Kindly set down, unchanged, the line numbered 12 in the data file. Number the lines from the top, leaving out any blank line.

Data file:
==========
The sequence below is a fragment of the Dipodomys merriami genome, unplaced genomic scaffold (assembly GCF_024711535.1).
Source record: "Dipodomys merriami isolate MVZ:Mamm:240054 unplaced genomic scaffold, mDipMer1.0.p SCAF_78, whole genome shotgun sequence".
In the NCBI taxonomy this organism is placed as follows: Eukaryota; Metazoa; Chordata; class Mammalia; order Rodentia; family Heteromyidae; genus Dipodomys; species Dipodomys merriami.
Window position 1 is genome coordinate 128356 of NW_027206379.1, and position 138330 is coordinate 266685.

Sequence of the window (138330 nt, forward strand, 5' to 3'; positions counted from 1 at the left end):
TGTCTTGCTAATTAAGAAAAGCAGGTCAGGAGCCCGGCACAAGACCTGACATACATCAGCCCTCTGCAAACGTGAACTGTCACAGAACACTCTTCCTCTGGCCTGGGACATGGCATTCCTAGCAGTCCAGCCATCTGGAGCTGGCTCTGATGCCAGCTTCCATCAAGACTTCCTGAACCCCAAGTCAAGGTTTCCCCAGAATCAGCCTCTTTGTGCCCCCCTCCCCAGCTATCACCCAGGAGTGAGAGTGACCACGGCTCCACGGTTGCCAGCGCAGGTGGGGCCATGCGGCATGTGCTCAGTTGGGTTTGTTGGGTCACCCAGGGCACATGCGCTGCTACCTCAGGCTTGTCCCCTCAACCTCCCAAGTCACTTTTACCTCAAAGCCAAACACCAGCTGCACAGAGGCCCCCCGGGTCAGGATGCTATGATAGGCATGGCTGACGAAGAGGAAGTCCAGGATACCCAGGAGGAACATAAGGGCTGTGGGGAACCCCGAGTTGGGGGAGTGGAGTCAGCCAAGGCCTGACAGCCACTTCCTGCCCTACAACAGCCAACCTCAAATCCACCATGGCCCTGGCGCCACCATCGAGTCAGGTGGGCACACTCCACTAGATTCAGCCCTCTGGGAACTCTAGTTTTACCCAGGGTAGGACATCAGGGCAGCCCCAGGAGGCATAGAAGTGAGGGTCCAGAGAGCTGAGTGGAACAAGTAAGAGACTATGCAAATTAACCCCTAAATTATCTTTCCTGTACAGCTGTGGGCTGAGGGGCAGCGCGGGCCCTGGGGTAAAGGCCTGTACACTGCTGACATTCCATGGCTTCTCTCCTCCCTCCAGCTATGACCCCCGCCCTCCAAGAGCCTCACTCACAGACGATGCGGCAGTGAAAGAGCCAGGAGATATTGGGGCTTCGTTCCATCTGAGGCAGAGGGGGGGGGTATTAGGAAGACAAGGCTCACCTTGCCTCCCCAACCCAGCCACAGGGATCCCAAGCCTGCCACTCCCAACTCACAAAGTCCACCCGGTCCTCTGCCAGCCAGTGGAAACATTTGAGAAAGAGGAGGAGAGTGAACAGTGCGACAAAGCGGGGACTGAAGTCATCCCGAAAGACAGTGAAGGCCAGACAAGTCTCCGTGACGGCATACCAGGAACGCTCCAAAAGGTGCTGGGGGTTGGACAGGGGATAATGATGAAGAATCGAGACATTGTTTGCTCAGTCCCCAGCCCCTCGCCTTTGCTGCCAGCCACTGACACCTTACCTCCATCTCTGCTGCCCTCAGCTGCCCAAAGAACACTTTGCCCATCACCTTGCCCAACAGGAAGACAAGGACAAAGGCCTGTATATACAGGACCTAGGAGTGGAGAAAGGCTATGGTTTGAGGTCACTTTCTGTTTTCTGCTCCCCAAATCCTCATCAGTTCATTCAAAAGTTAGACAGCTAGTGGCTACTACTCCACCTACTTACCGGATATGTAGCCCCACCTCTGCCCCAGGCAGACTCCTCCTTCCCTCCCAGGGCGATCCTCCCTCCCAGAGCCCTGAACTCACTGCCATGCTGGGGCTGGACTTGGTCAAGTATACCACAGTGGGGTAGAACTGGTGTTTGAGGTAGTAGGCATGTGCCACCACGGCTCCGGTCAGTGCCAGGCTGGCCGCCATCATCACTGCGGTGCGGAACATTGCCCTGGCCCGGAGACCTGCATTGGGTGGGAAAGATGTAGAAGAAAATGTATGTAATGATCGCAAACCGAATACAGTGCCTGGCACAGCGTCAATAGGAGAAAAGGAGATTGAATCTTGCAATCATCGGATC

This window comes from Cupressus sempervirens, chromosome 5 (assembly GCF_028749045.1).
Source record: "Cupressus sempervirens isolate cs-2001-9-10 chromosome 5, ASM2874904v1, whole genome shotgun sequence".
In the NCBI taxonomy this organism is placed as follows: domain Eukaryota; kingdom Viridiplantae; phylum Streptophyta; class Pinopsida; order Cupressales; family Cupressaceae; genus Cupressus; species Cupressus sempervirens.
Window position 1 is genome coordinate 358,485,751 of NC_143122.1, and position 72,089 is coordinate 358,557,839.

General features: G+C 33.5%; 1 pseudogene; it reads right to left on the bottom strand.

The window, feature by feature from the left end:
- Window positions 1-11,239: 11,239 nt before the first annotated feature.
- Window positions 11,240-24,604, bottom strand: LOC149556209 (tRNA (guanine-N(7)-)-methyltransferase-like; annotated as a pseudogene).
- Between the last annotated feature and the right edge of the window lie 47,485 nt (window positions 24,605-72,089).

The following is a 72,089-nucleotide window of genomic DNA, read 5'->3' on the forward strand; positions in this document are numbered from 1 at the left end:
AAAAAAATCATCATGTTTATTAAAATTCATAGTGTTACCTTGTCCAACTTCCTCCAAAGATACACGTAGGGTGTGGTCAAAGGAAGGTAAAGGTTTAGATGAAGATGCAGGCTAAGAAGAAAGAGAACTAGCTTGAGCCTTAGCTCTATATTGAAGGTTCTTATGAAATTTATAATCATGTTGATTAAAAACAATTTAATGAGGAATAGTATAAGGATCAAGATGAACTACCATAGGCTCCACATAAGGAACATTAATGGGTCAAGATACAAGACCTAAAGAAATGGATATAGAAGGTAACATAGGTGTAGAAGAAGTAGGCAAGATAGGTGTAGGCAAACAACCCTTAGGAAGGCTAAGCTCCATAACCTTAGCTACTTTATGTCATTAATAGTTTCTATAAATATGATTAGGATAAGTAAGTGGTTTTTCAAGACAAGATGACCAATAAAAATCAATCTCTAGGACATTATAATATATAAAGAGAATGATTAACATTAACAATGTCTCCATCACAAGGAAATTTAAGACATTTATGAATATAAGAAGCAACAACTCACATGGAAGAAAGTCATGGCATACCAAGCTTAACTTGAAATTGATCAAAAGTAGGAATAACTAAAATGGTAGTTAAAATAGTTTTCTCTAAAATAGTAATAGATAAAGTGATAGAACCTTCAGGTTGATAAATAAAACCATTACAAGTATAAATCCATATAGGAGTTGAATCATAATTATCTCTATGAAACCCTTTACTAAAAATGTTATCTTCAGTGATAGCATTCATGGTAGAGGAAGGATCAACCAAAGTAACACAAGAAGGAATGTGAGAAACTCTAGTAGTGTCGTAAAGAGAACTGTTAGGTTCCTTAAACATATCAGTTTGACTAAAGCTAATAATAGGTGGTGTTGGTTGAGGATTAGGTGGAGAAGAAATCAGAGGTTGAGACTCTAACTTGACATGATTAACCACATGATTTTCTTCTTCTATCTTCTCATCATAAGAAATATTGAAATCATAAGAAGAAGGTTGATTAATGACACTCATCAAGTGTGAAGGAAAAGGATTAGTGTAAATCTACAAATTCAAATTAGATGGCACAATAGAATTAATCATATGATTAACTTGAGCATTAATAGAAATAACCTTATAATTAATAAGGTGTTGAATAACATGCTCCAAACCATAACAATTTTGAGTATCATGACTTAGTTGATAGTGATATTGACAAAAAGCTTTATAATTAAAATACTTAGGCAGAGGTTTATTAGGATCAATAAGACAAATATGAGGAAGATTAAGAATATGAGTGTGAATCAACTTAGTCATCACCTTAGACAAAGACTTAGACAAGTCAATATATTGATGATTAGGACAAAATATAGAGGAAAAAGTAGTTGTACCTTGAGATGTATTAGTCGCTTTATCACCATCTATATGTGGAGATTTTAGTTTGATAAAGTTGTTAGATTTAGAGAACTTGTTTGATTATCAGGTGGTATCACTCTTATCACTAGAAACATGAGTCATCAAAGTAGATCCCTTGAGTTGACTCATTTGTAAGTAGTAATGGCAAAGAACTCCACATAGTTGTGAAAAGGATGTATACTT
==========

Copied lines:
The window, feature by feature from the left end: